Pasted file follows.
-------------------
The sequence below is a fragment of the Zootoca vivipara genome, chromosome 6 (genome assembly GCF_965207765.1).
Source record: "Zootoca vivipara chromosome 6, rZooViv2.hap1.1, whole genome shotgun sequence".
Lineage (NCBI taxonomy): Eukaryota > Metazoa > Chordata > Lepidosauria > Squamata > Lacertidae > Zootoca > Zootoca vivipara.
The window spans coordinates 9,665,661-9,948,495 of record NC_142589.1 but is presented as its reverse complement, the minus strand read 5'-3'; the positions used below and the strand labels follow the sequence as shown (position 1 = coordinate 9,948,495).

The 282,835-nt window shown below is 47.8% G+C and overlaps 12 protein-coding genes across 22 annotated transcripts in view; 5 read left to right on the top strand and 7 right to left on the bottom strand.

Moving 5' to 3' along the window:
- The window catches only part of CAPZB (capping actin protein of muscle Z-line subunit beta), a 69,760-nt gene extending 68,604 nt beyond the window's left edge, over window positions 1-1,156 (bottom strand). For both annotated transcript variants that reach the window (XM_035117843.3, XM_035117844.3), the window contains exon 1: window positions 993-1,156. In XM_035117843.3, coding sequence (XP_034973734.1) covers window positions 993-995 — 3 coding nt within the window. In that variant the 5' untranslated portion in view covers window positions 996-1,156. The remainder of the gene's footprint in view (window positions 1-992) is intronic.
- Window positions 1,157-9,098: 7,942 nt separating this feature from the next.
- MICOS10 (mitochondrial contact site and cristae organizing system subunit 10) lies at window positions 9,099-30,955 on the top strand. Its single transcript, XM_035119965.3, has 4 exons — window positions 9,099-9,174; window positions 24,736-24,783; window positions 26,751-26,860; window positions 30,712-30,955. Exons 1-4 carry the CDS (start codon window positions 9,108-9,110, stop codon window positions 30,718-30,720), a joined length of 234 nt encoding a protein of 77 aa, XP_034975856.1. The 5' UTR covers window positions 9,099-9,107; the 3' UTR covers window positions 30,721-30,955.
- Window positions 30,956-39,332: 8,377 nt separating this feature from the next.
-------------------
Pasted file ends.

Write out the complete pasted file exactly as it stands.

The sequence below is a fragment of the Zootoca vivipara genome, chromosome 6 (genome assembly GCF_965207765.1).
Source record: "Zootoca vivipara chromosome 6, rZooViv2.hap1.1, whole genome shotgun sequence".
Lineage (NCBI taxonomy): Eukaryota > Metazoa > Chordata > Lepidosauria > Squamata > Lacertidae > Zootoca > Zootoca vivipara.
The window spans coordinates 9,665,661-9,948,495 of record NC_142589.1 but is presented as its reverse complement, the minus strand read 5'-3'; the positions used below and the strand labels follow the sequence as shown (position 1 = coordinate 9,948,495).

The 282,835-nt window shown below is 47.8% G+C and overlaps 12 protein-coding genes across 22 annotated transcripts in view; 5 read left to right on the top strand and 7 right to left on the bottom strand.

Moving 5' to 3' along the window:
- The window catches only part of CAPZB (capping actin protein of muscle Z-line subunit beta), a 69,760-nt gene extending 68,604 nt beyond the window's left edge, over window positions 1-1,156 (bottom strand). For both annotated transcript variants that reach the window (XM_035117843.3, XM_035117844.3), the window contains exon 1: window positions 993-1,156. In XM_035117843.3, coding sequence (XP_034973734.1) covers window positions 993-995 — 3 coding nt within the window. In that variant the 5' untranslated portion in view covers window positions 996-1,156. The remainder of the gene's footprint in view (window positions 1-992) is intronic.
- Window positions 1,157-9,098: 7,942 nt separating this feature from the next.
- MICOS10 (mitochondrial contact site and cristae organizing system subunit 10) lies at window positions 9,099-30,955 on the top strand. Its single transcript, XM_035119965.3, has 4 exons — window positions 9,099-9,174; window positions 24,736-24,783; window positions 26,751-26,860; window positions 30,712-30,955. Exons 1-4 carry the CDS (start codon window positions 9,108-9,110, stop codon window positions 30,718-30,720), a joined length of 234 nt encoding a protein of 77 aa, XP_034975856.1. The 5' UTR covers window positions 9,099-9,107; the 3' UTR covers window positions 30,721-30,955.
- Window positions 30,956-39,332: 8,377 nt separating this feature from the next.